It would be extremely foolish to forget that we do live in a sue-happy world
 

Re:What action? (1)

crutchy (1949900) | about a year ago | (#42052041)

It would be extremely foolish to forget that we do live in a sue-happy world

not as foolish as assuming that the US means the world

Re:What action? (1)

Taco Cowboy (5327) | about a year ago | (#42052269)

Try UK, Australia, France, Germany, Japan, Korea, Hongkong, Singapore ...

You think lawyers in countries other than the good ol' US of A just sit there all day and do nothing?

Re:What action? (1)

pgdave (1774092) | about a year ago | (#42053321)

Try UK, Australia, France, Germany, Japan, Korea, Hongkong, Singapore ...

You think lawyers in countries other than the good ol' US of A just sit there all day and do nothing?

If you mean 'Nothing useful', Yes :0)

Re:Why not fix it immediately? (1)

sabri (584428) | about a year ago | (#42060045)

Er disable the vulnerable file? You either seem to be confusing an infection for a vulnerability, or you have no idea how web services like this actually work.

Yes. A simple chown root:wheel and chmod 000 will usually do the trick*. And I'm pretty familiar with webhosting services, I used to work for the largest hosting provider in that country.

*yes, I know that is easily circumvented. However, someone proficient enough to circumvent that would be proficient enough to fix the root cause as well.

Re:Why not fix it immediately? (1)

cultiv8 (1660093) | about a year ago | (#42051309)

I would take another approach: disable the vulnerable file until the customer fixes it. By fixing it for them you may generate expectations which you'll not be able to match in the long run: "don't worry about software updating, the hosting company will do it for us".

The issue is not so much as "disable the file" but rather "disable the module/plugin/extension", which would be even worse if this happened automatically.

Re:Why not fix it immediately? (0)

Anonymous Coward | about a year ago | (#42051337)

In two weeks it might be too late.

You're talking about customer data here. They may have some customizations in the code that break if you allow yourself to patch it.

I would take another approach: disable the vulnerable file until the customer fixes it. By fixing it for them you may generate expectations which you'll not be able to match in the long run: "don't worry about software updating, the hosting company will do it for us".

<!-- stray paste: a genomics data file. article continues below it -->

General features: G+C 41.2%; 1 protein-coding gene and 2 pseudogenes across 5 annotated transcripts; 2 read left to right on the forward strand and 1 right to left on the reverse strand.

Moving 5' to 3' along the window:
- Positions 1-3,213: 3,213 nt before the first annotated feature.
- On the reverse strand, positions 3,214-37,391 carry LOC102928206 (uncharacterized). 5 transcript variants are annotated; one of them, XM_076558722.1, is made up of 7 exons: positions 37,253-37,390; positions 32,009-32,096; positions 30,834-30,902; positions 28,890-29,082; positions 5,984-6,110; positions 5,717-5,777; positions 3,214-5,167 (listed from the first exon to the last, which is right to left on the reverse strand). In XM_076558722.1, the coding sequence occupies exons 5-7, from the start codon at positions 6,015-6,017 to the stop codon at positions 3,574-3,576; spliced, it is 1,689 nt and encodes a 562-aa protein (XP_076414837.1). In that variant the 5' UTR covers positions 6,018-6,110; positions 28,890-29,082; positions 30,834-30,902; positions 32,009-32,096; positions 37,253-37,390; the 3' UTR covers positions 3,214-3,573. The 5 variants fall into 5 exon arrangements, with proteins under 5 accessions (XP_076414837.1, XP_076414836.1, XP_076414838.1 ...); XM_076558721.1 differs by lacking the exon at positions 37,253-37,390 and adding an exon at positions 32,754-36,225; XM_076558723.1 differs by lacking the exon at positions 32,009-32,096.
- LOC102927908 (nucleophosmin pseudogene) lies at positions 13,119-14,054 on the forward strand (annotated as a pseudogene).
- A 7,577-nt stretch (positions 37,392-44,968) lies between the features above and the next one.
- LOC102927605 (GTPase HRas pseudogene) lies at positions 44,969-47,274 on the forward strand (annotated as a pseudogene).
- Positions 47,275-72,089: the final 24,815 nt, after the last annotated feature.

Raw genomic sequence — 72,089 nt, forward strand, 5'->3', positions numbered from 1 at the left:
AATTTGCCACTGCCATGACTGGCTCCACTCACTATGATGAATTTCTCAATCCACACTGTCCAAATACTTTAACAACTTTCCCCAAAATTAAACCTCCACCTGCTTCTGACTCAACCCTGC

There's no guarantee that an unpatched website is responsible for any damage. I think this approach is fantastic. It sure beats letting problems to unaddressed, and the hosting service is being both altruistic and respectful. They could even charge for automatically patching sites as a service.

Bully!

Re:Why not fix it immediately? (3, Insightful)

Anubis IV (1279820) | about a year ago | (#42051449)

So, if you're running WordPress or a popular message board (e.g. phpBB, vBulletin, whatever, take your pick) and the developer releases a general security update that applies to everyone, you'd be fine with your host disabling essentially your entire site until you fixed it? And if you're on vacation for a week or two when it happens? What then? I rather like the fact that the stuff I run can essentially sustain itself in my absence.

I might be okay with it if it was in the terms of service and the customer had been given fair warning that their site would be disabled if they didn't take action (though I'd never host with them). I may also be okay with it in cases where a vulnerability is actively being exploited and it's causing some form of harm to the host. But to pro-actively disable "vulnerable files" which may be necessary to the functioning of a site without first providing notice is not something that I could condone. I'm still undecided on even having them apply their own fixes, to be honest.

Re:Why not fix it immediately? (2)

Bios_Hakr (68586) | about a year ago | (#42054541)